End-to-End Optical Ethernet a "Dream" - Report
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It hasn't been that long since the industry started referring to "Optical Ethernet" -- previously, it was called 10/100 Mbps, 10BASE-T, 100BASE-T, 1000BASE-T or Gigabit Ethernet. Even as the new term becomes de rigueur in the optical-networking industry, a new study from Communications Industry Researchers Inc. (CIR) shows that the majority of the Ethernet ports in the near future will remain copper based.
In a white paper released prior to a report called "Optical Ethernet: A Market Analysis of Gigabit and 10-Gigabit Ethernet Transceivers", the research firm said that there is a market for Optical Ethernet and the optical transceivers to address the technology, but that market is "much slower growing" than originally anticipated and will remain so in the near term.
CIR also said it does not see widespread end-to-end Optical Ethernet systems emerging in the near future, if ever. While Fiber To The Building (FTTB) applications will continue to creep upward, Fiber To The Home (FTTH) might be decades away from becoming big, much less fiber to the desktop. For a long time, a common scenario will be a combination of electronic Ethernet in the LAN with Optical Ethernet in the access network and MAN.
Today and for some time to come, the largest market for Ethernet is in the local-area network (LAN). Enterprises using 10/100 Mbps Ethernet connections comprise most of the sales for leading equipment manufacturers 3COM, Cisco, Enterasys, Extreme Networks and Foundry Networks. Gigabit Ethernet is starting to make inroads in large data-centers at the edge of the public network, in the access network with competitive carriers such as Yipes and Cogent and also in the metropolitan space in the case of Telseon.
CIR Senior Optical Components Analyst Lisa Huff wrote in the report that the Optical Ethernet Transceiver market will grow from almost $600 million in 2002 to just shy of $1.2 billion in 2006. Ten-Gbps Ethernet will have limited potential, although 1-Gbps Ethernet offers significant opportunities, she also said. But CIR believes that the lion's share of this growth will be solely for Gigabit Ethernet modules.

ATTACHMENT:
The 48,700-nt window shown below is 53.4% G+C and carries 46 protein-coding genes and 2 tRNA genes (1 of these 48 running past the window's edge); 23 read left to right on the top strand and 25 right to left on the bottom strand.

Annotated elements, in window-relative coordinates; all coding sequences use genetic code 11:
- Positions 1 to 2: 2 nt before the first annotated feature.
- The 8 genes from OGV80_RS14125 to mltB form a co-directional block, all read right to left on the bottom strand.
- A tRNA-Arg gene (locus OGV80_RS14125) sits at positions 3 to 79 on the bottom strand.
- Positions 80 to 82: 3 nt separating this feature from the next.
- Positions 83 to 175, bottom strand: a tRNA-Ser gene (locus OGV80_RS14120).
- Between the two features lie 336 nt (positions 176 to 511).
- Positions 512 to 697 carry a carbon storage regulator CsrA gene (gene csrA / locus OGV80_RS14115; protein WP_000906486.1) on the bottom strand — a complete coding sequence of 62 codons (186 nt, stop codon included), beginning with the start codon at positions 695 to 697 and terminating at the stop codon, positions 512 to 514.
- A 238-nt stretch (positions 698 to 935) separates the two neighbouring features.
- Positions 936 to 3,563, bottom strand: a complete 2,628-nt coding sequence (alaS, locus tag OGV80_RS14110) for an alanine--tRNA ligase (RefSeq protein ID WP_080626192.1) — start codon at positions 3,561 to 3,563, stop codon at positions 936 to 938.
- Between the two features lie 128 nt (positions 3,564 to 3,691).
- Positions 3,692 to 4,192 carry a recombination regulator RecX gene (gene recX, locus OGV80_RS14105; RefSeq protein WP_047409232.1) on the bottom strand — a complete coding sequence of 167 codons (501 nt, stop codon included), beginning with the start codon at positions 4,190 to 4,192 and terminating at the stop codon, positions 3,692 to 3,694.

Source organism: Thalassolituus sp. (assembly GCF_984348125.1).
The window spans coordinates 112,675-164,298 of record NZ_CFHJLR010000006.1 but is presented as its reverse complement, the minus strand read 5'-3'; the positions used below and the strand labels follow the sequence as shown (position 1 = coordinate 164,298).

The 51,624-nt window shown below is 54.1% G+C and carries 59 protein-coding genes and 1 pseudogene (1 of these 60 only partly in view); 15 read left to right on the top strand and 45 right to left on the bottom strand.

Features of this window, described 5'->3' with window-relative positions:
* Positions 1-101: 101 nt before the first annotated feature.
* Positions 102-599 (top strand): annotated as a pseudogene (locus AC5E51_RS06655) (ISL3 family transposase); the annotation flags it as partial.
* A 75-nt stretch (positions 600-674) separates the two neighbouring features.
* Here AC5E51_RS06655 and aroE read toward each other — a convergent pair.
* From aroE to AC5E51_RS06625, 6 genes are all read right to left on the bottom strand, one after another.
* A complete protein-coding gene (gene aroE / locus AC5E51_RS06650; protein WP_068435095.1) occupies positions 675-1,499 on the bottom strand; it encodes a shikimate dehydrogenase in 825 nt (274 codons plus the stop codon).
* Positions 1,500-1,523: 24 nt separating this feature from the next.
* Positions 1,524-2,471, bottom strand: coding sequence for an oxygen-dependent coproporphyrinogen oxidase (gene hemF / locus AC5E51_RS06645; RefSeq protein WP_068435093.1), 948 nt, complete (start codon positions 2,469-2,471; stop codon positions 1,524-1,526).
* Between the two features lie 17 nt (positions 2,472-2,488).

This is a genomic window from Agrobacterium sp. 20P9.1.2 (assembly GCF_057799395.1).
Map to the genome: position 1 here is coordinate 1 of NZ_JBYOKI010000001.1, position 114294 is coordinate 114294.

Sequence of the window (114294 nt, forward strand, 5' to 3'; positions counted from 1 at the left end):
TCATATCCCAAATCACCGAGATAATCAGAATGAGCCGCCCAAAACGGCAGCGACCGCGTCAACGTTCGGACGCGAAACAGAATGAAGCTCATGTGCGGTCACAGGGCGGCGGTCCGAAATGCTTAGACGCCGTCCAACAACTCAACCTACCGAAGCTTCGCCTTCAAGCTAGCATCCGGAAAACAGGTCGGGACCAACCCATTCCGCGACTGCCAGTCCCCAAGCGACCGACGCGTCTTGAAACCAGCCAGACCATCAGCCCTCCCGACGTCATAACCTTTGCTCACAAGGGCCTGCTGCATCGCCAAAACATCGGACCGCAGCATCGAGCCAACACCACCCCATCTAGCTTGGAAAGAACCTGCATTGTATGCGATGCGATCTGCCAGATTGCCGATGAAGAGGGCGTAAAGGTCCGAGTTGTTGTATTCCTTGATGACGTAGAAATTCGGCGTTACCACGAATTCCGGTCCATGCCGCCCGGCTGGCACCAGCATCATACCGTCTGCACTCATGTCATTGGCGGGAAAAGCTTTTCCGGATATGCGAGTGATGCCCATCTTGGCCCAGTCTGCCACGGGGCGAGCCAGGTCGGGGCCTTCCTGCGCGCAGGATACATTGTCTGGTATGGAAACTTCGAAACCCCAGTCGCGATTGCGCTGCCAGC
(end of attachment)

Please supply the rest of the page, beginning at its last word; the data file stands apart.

For Optical Ethernet to succeed, Huff said the market will need to meet major factors:
- High level of vertical integration. It is key to control costs when entering such a price sensitive market as Ethernet. Therefore, owning intellectual property as well as having as much control as possible over its supply of components, is a critical key to success.
- Financial stability. Optical Ethernet companies need large cash reserves to get them through leaner times and to deal with the loss of a major customer, because some equipment vendors have had no qualms about abandoning transceiver suppliers, especially in order to get significantly lower prices.
- Quick time to market on new designs. While profits in the Ethernet transceiver business are relatively low, new products/form factors in this space command somewhat higher margins. Because this market is something of a cutthroat one, those, which are first into the market with new designs, are the only players that ever really take much advantage of bigger margins.
- High volume manufacturing and sales . Ethernet equipment vendors place a lot of pressure on the highest cost component of their systems -- optical transceivers. Success in the Optical Ethernet market requires transceiver vendors to design their sales and manufacturing operations for high volumes to make up for the generally low margins that this business tends to offer.
- Large annual price reductions. Our research indicates that Optical Ethernet transceiver vendors will need to keep making 10 to 20 percent price reductions per year to maintain a high share of the market.
Vendors, especially newcomers, can gain a major edge over market leaders Agilent and Finisar by moving to small form-factor pluggables (SPFs), extending long-wave VSCELs to longer wavelengths, and developing into large 10-Gigabit laser-chip makers.
For companies, Optical Ethernet is a good value proposition that "appears to be very in tune with the current cost-sensitive nature of the optical networking business," Huff said. For some components companies, at least, Optical Ethernet may be a much more attractive new business option compared to optical switches or integrated optical chips, which may have huge long-term potential but are likely to produce negligible revenues in the next two years, she added.
The full report will be published in November by CIR.
Bob Woods is the managing editor of OpticallyNetworked.com.